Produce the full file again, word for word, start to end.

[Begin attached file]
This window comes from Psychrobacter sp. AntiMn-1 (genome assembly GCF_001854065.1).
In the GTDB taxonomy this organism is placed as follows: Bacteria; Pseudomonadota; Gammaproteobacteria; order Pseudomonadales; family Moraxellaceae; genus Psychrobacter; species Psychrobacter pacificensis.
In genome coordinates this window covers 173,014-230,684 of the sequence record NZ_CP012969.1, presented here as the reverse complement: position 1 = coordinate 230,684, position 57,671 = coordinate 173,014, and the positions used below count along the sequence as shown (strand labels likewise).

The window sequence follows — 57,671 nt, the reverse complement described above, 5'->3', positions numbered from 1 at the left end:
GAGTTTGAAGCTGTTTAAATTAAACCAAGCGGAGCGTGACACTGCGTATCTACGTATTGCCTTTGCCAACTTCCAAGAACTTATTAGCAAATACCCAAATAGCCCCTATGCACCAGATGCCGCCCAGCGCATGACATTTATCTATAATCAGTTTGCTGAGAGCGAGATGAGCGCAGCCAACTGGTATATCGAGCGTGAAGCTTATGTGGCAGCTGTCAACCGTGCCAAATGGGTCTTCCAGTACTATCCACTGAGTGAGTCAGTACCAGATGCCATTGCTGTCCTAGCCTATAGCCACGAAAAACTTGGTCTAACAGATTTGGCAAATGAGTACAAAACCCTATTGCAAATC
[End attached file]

This window comes from Psychrobacter sp. AntiMn-1 (genome assembly GCF_001854065.1).
In the GTDB taxonomy this organism is placed as follows: Bacteria; Pseudomonadota; Gammaproteobacteria; order Pseudomonadales; family Moraxellaceae; genus Psychrobacter; species Psychrobacter pacificensis.
In genome coordinates this window covers 173,014-230,684 of the sequence record NZ_CP012969.1, presented here as the reverse complement: position 1 = coordinate 230,684, position 57,671 = coordinate 173,014, and the positions used below count along the sequence as shown (strand labels likewise).

The window sequence follows — 57,671 nt, the reverse complement described above, 5'->3', positions numbered from 1 at the left end:
GAGTTTGAAGCTGTTTAAATTAAACCAAGCGGAGCGTGACACTGCGTATCTACGTATTGCCTTTGCCAACTTCCAAGAACTTATTAGCAAATACCCAAATAGCCCCTATGCACCAGATGCCGCCCAGCGCATGACATTTATCTATAATCAGTTTGCTGAGAGCGAGATGAGCGCAGCCAACTGGTATATCGAGCGTGAAGCTTATGTGGCAGCTGTCAACCGTGCCAAATGGGTCTTCCAGTACTATCCACTGAGTGAGTCAGTACCAGATGCCATTGCTGTCCTAGCCTATAGCCACGAAAAACTTGGTCTAACAGATTTGGCAAATGAGTACAAAACCCTATTGCAAATC